June 18, 2010

Cosmetic Cinema

I have a Sardar friend called TP Singh. He was one of the most famous guys in the campus; most notorious among girls and the officers. There can not be a single guy in four batches preceding and succeeding ours at AFMC, who can forget TP. He is one of those guys who come in a decade. Yesterday, I met him after a gap of two years. For a change, here was someone who wasn’t too surprised by the change in my ‘look’. I was. The TP Singh, today, sports short hair, and trimmed beard. This was the most striking feature when I saw him. But then we sat and talked. His peculiar voice and accent, and hilarious stories – all are still in tune with the guy at campus. Perhaps always will. Some things are difficult to change. We had a tour of Town. Spent hours at CafĂ© Leopold, where he gulped down three litres of beer, and we both agreed that it was still nothing. Listening to him talk about the Indian Army, really felt I’m not a bad listener at all. You can have a hell of a time with a guy like him around, with or without his turban. Looks matter, but only at the recognition level – when you greet the person you have just met. After that, it has nothing to do with looks. Yeah, voice does matter – storytellers do need to have the perfect voice for storytelling, as much as they need dramatic pauses, coherent narration, and most of all – a story deserving to be told. Premise can be interesting, but holds interest only for a while, just a little more than the ‘look’. It is all that follows that matters.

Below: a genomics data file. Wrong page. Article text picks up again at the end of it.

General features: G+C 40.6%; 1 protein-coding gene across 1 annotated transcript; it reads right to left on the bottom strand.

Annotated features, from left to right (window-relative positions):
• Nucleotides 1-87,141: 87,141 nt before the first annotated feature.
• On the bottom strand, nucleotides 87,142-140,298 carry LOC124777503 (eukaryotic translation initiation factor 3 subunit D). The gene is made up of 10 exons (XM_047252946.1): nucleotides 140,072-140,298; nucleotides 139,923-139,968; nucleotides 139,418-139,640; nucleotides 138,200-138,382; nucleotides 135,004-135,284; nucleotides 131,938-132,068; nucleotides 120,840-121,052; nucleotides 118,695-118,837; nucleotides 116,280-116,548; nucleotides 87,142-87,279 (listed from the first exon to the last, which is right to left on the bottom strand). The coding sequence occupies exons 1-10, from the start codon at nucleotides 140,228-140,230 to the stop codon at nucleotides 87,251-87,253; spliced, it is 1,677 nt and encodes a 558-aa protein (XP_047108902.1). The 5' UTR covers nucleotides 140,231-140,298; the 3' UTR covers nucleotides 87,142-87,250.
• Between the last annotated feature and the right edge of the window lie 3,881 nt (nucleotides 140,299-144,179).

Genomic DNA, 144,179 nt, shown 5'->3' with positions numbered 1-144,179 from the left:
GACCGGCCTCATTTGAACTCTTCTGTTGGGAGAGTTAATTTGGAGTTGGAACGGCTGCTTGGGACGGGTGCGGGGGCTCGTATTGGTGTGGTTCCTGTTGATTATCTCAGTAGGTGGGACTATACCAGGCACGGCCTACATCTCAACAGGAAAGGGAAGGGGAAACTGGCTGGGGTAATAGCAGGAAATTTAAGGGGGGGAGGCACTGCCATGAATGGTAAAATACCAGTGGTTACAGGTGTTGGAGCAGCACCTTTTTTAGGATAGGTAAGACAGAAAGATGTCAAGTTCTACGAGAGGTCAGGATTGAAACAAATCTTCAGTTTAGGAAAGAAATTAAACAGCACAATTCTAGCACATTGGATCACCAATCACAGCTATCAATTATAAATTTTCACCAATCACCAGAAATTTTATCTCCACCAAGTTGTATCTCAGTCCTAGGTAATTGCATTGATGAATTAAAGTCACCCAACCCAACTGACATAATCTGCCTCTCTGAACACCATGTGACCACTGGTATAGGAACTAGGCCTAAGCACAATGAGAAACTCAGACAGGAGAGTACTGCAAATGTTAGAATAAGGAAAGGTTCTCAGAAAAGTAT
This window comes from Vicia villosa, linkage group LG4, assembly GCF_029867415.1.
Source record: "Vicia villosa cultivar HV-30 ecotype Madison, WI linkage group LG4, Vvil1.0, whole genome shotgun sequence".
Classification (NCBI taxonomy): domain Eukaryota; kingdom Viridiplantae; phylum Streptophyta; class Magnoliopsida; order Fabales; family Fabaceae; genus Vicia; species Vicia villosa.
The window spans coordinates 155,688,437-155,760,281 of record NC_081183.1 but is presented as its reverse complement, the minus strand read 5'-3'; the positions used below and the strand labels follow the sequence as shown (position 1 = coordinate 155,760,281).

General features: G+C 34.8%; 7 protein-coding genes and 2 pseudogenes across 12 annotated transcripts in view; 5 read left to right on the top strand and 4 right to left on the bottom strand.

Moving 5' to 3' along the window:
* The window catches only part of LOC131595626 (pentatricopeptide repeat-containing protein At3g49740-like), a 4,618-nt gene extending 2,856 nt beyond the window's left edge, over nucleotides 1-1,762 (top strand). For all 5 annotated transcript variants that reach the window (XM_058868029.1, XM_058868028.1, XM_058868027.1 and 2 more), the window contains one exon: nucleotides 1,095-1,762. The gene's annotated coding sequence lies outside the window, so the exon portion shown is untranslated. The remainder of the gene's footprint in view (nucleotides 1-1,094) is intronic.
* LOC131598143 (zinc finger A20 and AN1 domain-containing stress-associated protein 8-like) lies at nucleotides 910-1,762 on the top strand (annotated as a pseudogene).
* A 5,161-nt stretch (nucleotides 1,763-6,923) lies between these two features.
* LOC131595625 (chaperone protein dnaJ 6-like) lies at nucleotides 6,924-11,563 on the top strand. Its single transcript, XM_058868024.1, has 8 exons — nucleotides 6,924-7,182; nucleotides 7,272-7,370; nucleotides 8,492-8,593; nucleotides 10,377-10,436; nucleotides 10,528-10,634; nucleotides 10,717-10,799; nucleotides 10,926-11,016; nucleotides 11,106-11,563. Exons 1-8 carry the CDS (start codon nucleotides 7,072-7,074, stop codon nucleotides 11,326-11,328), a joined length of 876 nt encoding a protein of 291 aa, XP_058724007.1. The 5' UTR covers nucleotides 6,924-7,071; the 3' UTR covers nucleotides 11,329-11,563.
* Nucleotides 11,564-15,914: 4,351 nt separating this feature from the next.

TP Singh stayed at my place and joined me for the first show of ‘Raavan’. Thanks to him, we did enjoy ourselves. It is always good to have a ‘bakar’ friend when your movie turns out to be like this. But then, I never expected anything different.


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  2. watched the movie today. u might think i have gone bonkers, and i dont know whether the fact that i am a fanatic Ramanand Sagar's Ramayana fan has got anything to do with this, but the movie had a lasting hangover (meant in a good way) on me... the movie might have been tighter & better (read 'Rajneeti') but i liked & enjoyed the director's creative expression nevertheless... people are saying, the tamil version is better, and i hope to lay my eyes on it too, if luck permits me in this northern part of India.

  3. Well, if you liked it, you liked it. Period. There are no absolutes in cinema!